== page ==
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A design task

A longer list of lexical information types and a task asking learners to think about the information that might be added to entries for certain words.

In addition to the standard entry information listed in Step 2.4, many dictionaries provide other types of information to help users learn the form, context, usage and meaning of words.

We would expect different types of information (and different amounts of information) to be provided for different types of words. For example, if a word only has one standard spelling and one standard pronunciation, and if it inflects in a predictable way, it may not be necessary for the dictionary to give much information about word form. On the other hand, if the form of the word is irregular in some way, more word form information would be useful, especially for language learners.

The task in Step 2.5 asked you to think of additional types of dictionary information that could answer questions about the form of a word, the contexts in which it is found, its usage and its meaning.

Here are some examples of possible additional types of information:


  • A sound recording of someone pronouncing the word
  • The opportunity to record your own pronunciation, and compare it
  • A usage note pointing out common spelling mistakes
  • Information about irregular inflections
  • Information about restrictions on form, for example, if a noun has no singular form or a verb is not used in progressive (continuous) forms


  • Grammar codes, for example for transitive and intransitive verbs, and countable and uncountable nouns
  • Information about grammar patterns and restrictions, for example, if a verb is only used in passive constructions
  • Other words the word typically occurs with (collocation)
  • Examples and/or concordance lines showing typical contexts for the word
  • A usage note pointing out common grammatical errors


  • General frequency information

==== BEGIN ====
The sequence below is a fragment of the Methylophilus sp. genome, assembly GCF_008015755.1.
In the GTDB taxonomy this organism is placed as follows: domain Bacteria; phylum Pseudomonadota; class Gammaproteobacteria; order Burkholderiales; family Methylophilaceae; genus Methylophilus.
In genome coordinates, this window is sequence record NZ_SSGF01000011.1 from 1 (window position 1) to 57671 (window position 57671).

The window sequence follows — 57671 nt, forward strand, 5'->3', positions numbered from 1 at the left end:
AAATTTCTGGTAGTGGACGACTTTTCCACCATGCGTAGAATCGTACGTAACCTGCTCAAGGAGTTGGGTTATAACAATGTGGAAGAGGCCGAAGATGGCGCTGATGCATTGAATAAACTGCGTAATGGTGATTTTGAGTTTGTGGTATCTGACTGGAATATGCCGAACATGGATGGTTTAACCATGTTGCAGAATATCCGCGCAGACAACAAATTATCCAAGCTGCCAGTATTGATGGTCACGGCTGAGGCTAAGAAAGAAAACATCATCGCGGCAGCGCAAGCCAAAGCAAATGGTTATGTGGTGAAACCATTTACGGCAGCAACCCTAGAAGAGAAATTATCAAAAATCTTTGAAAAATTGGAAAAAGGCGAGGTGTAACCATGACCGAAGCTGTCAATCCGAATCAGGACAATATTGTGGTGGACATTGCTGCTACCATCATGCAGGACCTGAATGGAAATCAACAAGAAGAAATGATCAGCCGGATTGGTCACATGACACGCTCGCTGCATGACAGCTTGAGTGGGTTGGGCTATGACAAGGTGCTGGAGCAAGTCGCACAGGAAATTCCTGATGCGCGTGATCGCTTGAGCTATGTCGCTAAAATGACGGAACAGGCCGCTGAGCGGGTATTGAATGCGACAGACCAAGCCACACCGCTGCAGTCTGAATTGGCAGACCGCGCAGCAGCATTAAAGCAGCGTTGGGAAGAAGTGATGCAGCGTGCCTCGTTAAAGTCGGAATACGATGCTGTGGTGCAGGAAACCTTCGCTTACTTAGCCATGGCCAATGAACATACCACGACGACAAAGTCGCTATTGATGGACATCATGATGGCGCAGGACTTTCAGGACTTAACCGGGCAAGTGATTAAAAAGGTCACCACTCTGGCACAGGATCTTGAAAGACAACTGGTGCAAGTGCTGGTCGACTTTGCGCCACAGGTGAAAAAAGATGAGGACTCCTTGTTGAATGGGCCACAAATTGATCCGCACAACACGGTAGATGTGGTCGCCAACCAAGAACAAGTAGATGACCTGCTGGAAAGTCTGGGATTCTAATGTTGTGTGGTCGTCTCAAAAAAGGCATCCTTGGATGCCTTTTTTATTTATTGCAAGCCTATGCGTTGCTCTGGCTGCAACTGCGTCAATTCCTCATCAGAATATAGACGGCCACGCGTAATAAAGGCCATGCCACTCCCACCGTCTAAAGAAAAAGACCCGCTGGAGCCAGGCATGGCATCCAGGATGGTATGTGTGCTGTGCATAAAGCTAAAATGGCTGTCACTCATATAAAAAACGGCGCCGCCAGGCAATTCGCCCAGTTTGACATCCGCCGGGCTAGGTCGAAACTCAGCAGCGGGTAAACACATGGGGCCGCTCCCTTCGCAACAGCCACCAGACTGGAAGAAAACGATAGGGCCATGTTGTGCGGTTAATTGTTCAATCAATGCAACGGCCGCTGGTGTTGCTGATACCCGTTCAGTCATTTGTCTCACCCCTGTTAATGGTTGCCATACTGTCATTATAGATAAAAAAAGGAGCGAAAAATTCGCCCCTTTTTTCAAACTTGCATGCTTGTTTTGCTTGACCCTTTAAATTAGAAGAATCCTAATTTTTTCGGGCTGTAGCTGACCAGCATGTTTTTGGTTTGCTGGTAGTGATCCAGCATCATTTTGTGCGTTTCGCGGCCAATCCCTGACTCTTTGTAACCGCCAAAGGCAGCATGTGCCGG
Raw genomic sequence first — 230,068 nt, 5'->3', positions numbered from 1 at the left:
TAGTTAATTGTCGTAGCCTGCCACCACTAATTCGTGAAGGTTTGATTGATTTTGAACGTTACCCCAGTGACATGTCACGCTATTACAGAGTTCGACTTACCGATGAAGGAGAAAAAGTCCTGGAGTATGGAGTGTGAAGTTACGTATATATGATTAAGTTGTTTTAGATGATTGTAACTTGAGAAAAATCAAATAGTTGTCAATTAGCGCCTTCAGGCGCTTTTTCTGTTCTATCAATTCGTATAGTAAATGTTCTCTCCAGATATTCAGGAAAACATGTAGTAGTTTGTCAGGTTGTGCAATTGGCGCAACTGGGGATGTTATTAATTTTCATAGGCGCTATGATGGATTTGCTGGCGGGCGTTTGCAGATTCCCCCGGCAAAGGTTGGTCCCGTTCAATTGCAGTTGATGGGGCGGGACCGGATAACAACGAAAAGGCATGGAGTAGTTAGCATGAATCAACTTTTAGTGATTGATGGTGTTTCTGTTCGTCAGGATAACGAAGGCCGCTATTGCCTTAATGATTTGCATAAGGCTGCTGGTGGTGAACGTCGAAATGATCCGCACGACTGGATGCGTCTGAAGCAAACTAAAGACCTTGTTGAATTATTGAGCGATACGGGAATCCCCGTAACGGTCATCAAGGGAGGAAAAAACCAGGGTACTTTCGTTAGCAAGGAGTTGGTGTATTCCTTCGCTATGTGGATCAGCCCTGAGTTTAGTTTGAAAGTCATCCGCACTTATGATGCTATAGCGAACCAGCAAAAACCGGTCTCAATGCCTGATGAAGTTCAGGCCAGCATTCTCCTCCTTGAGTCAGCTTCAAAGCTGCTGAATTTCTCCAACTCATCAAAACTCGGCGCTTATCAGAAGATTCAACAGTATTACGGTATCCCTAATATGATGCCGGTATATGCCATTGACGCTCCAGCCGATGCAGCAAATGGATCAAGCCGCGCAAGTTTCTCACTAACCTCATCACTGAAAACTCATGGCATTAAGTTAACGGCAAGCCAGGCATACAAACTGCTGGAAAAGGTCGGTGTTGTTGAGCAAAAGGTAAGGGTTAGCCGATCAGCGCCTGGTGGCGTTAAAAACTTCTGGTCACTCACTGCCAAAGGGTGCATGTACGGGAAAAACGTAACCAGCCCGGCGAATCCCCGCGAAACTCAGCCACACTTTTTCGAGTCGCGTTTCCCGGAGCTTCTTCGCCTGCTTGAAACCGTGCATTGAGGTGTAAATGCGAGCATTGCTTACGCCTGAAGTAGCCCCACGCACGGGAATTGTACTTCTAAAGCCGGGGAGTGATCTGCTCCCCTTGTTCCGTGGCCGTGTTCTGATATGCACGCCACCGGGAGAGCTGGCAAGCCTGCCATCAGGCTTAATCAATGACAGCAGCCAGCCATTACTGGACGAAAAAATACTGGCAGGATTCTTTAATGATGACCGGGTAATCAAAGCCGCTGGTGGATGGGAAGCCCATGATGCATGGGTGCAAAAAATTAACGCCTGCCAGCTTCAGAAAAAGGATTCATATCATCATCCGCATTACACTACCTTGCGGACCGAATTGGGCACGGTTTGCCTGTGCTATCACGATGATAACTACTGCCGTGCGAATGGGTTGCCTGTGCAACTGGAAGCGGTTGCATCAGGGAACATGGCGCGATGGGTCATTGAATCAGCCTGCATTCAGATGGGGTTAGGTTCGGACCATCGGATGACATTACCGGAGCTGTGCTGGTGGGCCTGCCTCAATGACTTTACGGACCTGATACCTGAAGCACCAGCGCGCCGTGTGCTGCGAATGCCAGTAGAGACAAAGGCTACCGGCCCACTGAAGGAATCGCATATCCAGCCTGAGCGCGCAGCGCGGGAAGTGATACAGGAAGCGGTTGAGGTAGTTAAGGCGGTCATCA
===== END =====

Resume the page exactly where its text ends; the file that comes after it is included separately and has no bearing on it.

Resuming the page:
• Frequency information across registers, for example in conversation versus academic prose
  • An indication that the word is used in certain disciplines or professional fields, for example in science or law
  • Information about regional restrictions, for example, American versus British usage
  • A warning label, for example, for a taboo or offensive word
  • An indication that the word is archaic or old-fashioned
  • An indication that the word is more often used in certain registers, for example, spoken or written, informal or formal
  • Information about whether the word occurs in predominantly negative or positive contexts (semantic prosody)


  • Pictures or diagrams to illustrate concepts, difficult to define objects or the technical names for parts of things
  • A sound recording of the noise the word describes, or the noise associated with the word
  • Information about words with a similar meaning (synonyms) or the opposite meaning (antonyms)
  • The meanings associated with the word, in addition to its primary meaning (connotation)
  • Information about whether the word expresses approval or disapproval
  • A usage note showing words that are commonly confused

Your task

Which of these types of information might usefully be included in a dictionary entry for each of the following words? Have a think about the different types of dictionary we have explored so far, not all are text-only, and there are multimedia opportunities offered by electronic dictionaries.
For example:
bleat: A sound recording of the noise the word describes.
bleat charabanc
discreet pelvis
tort sidewalk
skinny utterly
© Coventry University. CC BY-NC 4.0
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Understanding English Dictionaries

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